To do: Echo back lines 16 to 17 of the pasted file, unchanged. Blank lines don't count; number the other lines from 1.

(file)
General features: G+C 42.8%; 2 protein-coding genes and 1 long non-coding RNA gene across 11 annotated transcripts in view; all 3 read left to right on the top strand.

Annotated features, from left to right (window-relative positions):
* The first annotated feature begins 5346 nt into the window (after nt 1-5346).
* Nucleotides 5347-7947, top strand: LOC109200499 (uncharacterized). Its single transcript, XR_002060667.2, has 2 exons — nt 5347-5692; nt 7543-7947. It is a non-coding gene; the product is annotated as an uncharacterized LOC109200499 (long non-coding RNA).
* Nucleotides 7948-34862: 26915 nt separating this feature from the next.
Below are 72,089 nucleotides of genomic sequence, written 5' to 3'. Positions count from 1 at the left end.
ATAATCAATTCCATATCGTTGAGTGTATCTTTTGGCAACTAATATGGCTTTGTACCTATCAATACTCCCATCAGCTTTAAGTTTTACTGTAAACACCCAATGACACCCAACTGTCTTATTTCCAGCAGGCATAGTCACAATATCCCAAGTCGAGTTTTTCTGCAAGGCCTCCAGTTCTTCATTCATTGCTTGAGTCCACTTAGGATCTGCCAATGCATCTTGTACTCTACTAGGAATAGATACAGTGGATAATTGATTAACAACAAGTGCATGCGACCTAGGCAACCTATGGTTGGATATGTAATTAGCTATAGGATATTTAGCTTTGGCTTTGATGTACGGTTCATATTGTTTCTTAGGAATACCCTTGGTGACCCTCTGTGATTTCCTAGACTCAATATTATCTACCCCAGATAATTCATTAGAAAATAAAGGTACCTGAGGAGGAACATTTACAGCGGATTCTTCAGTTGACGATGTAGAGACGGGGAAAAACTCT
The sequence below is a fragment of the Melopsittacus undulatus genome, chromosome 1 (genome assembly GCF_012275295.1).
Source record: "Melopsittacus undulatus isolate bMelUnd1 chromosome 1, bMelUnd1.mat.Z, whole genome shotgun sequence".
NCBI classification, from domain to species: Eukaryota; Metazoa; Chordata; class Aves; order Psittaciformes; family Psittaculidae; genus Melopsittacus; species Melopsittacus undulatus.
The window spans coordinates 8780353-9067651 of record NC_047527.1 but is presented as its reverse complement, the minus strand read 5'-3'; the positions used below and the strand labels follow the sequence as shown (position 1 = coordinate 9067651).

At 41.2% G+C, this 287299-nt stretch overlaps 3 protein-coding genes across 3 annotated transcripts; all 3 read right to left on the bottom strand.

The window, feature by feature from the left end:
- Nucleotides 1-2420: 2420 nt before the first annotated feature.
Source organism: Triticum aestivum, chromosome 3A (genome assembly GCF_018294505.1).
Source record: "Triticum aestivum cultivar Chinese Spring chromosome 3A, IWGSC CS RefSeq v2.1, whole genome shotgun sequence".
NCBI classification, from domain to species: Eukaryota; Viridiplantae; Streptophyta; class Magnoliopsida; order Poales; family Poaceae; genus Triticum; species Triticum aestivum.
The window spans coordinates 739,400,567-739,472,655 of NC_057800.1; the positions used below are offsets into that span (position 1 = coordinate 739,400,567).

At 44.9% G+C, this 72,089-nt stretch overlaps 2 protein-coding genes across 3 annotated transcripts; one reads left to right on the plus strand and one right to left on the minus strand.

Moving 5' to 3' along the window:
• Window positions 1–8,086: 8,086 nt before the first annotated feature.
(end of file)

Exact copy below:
Source record: "Triticum aestivum cultivar Chinese Spring chromosome 3A, IWGSC CS RefSeq v2.1, whole genome shotgun sequence".
NCBI classification, from domain to species: Eukaryota; Viridiplantae; Streptophyta; class Magnoliopsida; order Poales; family Poaceae; genus Triticum; species Triticum aestivum.